Although fifty percent of marriages end in divorce, dealing with divorce issues is never easy. For most couples, one of the greatest concerns during this life transition is the welfare of their children. Parents want to minimize the impact of the divorce on their family. Today, there are divorce options that try to minimize conflict and maximize cooperation during the process.
As a result, couples can co-parent in a positive way after the divorce. Many couples choose to mediate their divorce. The mediators assist the clients in considering options and creating solutions that work for the family. Cooperation is part of a mediated divorce process. Mediation is not solely for individuals who have little conflict. A good mediator can work with a couple to help resolve conflicts and emotional issues that are a part of most divorces. The couple can make decisions with the best interests of their children in mind. Mediation is typically the least expensive of the divorce options and it allows clients to maintain their privacy.
Collaborative divorce is another cooperative divorce method that has been in Connecticut for about two years. A team of professionals addresses the legal, emotional and financial issues of divorce. It is more appropriate for people who want the support of their own attorney and divorce coach to deal with issues as they occur. In mediation and in collaborative divorce, the professionals agree that they will not be involved in litigation if the couple elects that option.
Even when parents try their best to protect their loved ones during the divorce, there can be a difficult transition period for the children. Some children demonstrate regressive behaviors while others withdraw from their family and friends. In many cases, children do not know how to express their concerns and worry about upsetting their parents. Some parents are uncomfortable speaking to their children at this time because they are having difficulties managing their own emotions. In some cases, sessions with a family therapist can help you and your child deal with these issues.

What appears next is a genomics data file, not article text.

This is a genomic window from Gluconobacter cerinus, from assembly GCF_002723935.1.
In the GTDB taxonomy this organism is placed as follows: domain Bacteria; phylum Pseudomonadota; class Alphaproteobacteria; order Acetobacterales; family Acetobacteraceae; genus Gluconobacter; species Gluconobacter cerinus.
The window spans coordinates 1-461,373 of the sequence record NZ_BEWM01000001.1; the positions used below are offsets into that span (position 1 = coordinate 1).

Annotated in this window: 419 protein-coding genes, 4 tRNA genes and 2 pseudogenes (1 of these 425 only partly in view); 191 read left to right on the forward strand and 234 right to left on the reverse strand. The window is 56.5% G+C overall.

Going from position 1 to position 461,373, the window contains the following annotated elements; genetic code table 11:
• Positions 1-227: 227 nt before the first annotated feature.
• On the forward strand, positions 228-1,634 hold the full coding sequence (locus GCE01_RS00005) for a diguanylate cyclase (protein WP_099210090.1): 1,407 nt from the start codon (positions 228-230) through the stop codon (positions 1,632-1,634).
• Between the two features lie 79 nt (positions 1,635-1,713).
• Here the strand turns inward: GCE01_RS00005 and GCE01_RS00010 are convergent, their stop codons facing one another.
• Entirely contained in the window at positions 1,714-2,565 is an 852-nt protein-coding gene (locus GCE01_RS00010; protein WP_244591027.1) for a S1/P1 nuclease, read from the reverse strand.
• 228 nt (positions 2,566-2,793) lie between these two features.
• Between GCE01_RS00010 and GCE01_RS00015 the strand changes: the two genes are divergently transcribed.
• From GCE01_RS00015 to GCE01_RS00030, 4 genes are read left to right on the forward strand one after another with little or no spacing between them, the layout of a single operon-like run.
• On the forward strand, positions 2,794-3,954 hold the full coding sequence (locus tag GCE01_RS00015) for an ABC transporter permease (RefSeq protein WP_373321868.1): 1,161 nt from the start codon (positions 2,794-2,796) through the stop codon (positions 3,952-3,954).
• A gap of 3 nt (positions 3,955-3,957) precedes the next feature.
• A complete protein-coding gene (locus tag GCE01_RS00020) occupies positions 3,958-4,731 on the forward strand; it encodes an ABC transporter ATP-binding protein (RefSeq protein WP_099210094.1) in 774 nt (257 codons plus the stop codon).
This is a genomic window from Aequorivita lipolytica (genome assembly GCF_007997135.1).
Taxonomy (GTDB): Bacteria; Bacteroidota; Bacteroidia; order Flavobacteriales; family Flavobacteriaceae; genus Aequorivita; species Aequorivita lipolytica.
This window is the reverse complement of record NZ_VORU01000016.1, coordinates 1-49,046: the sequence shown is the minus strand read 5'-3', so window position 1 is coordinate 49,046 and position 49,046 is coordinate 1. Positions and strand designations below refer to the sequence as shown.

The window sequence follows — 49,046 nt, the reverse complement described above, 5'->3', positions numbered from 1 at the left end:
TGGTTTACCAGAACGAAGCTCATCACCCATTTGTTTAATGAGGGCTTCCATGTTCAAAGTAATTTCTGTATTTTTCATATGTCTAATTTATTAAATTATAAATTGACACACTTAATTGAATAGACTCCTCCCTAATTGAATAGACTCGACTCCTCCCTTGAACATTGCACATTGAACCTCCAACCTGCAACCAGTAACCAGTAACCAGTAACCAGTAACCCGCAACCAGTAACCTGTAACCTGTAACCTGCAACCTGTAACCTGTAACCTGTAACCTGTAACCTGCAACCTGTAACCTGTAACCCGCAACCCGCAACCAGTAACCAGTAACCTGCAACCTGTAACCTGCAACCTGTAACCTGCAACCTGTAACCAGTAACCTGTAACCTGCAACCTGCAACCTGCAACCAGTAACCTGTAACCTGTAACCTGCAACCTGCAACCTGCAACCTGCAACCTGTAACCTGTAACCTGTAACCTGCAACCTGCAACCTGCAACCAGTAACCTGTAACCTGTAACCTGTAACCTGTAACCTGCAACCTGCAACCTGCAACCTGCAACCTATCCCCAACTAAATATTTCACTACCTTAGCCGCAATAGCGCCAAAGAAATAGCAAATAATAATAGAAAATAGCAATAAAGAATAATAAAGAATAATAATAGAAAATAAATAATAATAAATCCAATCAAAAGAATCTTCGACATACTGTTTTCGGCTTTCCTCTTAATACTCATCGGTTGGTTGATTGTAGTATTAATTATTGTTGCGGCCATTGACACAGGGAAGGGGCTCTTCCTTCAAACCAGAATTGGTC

A family therapist can work with the child to teach him or her to identify emotions and to express them in an appropriate manner. Many children see their role as central to the divorce and the therapist can challenge that thinking and help the children realize that divorce is an issue between the parents. Some children have difficulties navigating the changes they are experiencing in their day to day lives. Many therapists use play therapy to help children express themselves and address their fears.
The therapist can give guidance to parents, as well, during this transitional time. Many parents are concerned about the best way to tell the children about the impending divorce. They do not know how to address the issue of fault in the marriage. They want to answer their child’s questions but not give too much information. A family therapist can give parents guidance in this area.
Although divorce is a stressful time for parents and children, most families are able to work their way through this period and return to normal childhood routines. With parental cooperation and professional help, if needed, the children will see themselves as having TWO loving homes.